When Captain James Bonneville left for California in May of 1832 his motives were mixed. Officially, the French-born officer was on a two-year leave of absence from the U. S. Army, but he carried orders to collect information on the geography, geology, and topography "of the Country within the limits of the Territories belonging to the United States, between our frontier, and the Pacific." No one heard from him for five years, and he was assumed he was dead, or AWOL. But Bonneville had befriended a mountain man named Joseph Rutherford Walker in 1833, and the two men became the first white men to see Yosemite. They returned by a more southern route, discovering Walker Pass, the southern route across the Sierras (the salt flats in Utah are named in Bonneville's honor). Upon Bonneville's return, Washington Irving, by then an internationally famous writer, met him in the home of John Jacob Astor, the fur baron. Washington was fascinated by Bonneville's tales of exploration, finding them full of interesting details of life among the mountains, and of mountain men and Native Americans that he had met.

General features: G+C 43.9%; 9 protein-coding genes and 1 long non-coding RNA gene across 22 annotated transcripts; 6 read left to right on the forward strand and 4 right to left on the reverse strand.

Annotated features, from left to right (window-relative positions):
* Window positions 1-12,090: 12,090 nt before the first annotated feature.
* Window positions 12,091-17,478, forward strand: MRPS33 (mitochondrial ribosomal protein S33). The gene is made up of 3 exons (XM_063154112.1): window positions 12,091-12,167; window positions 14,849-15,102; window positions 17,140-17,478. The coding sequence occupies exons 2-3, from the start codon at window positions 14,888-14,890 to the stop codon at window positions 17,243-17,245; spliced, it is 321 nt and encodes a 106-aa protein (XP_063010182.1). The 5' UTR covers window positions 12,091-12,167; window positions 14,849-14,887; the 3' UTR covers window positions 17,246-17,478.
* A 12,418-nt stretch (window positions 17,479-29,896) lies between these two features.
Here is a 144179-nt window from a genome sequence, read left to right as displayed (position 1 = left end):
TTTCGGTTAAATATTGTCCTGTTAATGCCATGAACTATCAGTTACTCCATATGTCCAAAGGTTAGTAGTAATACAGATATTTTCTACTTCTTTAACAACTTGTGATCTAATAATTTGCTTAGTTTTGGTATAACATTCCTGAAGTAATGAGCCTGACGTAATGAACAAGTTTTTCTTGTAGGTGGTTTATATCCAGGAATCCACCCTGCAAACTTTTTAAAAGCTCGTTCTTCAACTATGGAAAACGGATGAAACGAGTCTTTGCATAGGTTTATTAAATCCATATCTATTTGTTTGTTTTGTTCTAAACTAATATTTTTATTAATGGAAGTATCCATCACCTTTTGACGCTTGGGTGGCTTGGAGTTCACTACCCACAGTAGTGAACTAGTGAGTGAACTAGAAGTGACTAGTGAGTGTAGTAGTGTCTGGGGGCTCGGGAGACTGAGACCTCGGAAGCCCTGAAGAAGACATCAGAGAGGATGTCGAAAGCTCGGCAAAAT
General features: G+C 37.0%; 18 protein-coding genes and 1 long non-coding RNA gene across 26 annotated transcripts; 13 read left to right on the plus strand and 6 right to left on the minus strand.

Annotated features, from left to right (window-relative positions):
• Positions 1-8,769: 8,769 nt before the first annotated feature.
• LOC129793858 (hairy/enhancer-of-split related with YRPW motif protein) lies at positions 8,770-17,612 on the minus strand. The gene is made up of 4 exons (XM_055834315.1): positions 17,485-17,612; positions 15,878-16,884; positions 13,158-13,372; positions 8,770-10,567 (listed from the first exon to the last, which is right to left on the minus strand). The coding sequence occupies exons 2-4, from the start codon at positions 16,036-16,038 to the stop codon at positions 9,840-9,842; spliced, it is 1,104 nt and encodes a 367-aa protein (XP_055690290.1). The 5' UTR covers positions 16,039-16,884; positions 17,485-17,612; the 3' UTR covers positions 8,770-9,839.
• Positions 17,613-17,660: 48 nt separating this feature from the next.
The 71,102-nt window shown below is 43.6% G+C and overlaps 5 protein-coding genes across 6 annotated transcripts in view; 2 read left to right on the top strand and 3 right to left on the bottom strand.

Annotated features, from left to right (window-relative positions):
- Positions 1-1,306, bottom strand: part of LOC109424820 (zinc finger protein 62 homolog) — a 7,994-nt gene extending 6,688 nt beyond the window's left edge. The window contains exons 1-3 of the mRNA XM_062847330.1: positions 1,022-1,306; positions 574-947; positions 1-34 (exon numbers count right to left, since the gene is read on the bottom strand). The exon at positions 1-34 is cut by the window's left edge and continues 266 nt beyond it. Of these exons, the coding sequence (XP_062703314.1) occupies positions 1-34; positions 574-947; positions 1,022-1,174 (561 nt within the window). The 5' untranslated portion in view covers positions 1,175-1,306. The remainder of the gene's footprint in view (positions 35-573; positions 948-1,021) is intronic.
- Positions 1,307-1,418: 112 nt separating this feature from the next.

It bore, too, throughout, "the impress of his character, his bonhommie, his kindliness of spirit, and his susceptibility to the grand and beautiful," according to Irving. Bonneville's journals formed the backbone of Irving's work, which was widely lauded upon its publication in 1837. It has remained a classic ever since, capturing a long lost era of rugged mountain men and the thrill of being the first to view the expansive landscapes of the American West.